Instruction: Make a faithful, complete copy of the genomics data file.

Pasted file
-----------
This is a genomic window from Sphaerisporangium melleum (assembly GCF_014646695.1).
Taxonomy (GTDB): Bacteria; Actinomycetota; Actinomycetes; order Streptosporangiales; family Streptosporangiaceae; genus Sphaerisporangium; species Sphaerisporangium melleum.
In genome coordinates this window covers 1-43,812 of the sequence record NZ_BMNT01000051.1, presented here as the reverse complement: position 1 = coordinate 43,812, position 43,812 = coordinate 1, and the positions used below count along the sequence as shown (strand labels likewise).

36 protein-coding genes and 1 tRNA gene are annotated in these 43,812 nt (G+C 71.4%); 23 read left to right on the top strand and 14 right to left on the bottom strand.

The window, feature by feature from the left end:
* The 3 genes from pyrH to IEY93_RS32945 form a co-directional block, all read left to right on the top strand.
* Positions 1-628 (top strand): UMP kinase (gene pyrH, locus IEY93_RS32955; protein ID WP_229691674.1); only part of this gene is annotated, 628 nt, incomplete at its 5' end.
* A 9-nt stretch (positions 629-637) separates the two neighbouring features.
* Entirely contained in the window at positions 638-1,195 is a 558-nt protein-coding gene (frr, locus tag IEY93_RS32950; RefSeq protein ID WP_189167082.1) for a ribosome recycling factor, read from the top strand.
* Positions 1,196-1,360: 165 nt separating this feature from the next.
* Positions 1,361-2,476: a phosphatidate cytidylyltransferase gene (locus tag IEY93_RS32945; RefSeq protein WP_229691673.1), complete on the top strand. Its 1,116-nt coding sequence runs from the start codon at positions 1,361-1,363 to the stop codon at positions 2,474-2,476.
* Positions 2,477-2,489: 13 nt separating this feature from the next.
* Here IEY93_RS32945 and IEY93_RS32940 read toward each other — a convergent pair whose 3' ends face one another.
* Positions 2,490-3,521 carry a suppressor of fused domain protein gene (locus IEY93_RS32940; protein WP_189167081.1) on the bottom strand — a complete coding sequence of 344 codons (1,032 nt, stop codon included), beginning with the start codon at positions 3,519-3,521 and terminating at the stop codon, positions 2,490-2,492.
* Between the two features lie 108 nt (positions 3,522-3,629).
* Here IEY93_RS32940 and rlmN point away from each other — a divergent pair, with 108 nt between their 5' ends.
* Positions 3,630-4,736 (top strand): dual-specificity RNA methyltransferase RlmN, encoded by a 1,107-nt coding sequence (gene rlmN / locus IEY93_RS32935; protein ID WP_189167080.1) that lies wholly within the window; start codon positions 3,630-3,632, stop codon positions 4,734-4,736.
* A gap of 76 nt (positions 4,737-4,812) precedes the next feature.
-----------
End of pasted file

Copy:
This is a genomic window from Sphaerisporangium melleum (assembly GCF_014646695.1).
Taxonomy (GTDB): Bacteria; Actinomycetota; Actinomycetes; order Streptosporangiales; family Streptosporangiaceae; genus Sphaerisporangium; species Sphaerisporangium melleum.
In genome coordinates this window covers 1-43,812 of the sequence record NZ_BMNT01000051.1, presented here as the reverse complement: position 1 = coordinate 43,812, position 43,812 = coordinate 1, and the positions used below count along the sequence as shown (strand labels likewise).

36 protein-coding genes and 1 tRNA gene are annotated in these 43,812 nt (G+C 71.4%); 23 read left to right on the top strand and 14 right to left on the bottom strand.

The window, feature by feature from the left end:
* The 3 genes from pyrH to IEY93_RS32945 form a co-directional block, all read left to right on the top strand.
* Positions 1-628 (top strand): UMP kinase (gene pyrH, locus IEY93_RS32955; protein ID WP_229691674.1); only part of this gene is annotated, 628 nt, incomplete at its 5' end.
* A 9-nt stretch (positions 629-637) separates the two neighbouring features.
* Entirely contained in the window at positions 638-1,195 is a 558-nt protein-coding gene (frr, locus tag IEY93_RS32950; RefSeq protein ID WP_189167082.1) for a ribosome recycling factor, read from the top strand.
* Positions 1,196-1,360: 165 nt separating this feature from the next.
* Positions 1,361-2,476: a phosphatidate cytidylyltransferase gene (locus tag IEY93_RS32945; RefSeq protein WP_229691673.1), complete on the top strand. Its 1,116-nt coding sequence runs from the start codon at positions 1,361-1,363 to the stop codon at positions 2,474-2,476.
* Positions 2,477-2,489: 13 nt separating this feature from the next.
* Here IEY93_RS32945 and IEY93_RS32940 read toward each other — a convergent pair whose 3' ends face one another.
* Positions 2,490-3,521 carry a suppressor of fused domain protein gene (locus IEY93_RS32940; protein WP_189167081.1) on the bottom strand — a complete coding sequence of 344 codons (1,032 nt, stop codon included), beginning with the start codon at positions 3,519-3,521 and terminating at the stop codon, positions 2,490-2,492.
* Between the two features lie 108 nt (positions 3,522-3,629).
* Here IEY93_RS32940 and rlmN point away from each other — a divergent pair, with 108 nt between their 5' ends.
* Positions 3,630-4,736 (top strand): dual-specificity RNA methyltransferase RlmN, encoded by a 1,107-nt coding sequence (gene rlmN / locus IEY93_RS32935; protein ID WP_189167080.1) that lies wholly within the window; start codon positions 3,630-3,632, stop codon positions 4,734-4,736.
* A gap of 76 nt (positions 4,737-4,812) precedes the next feature.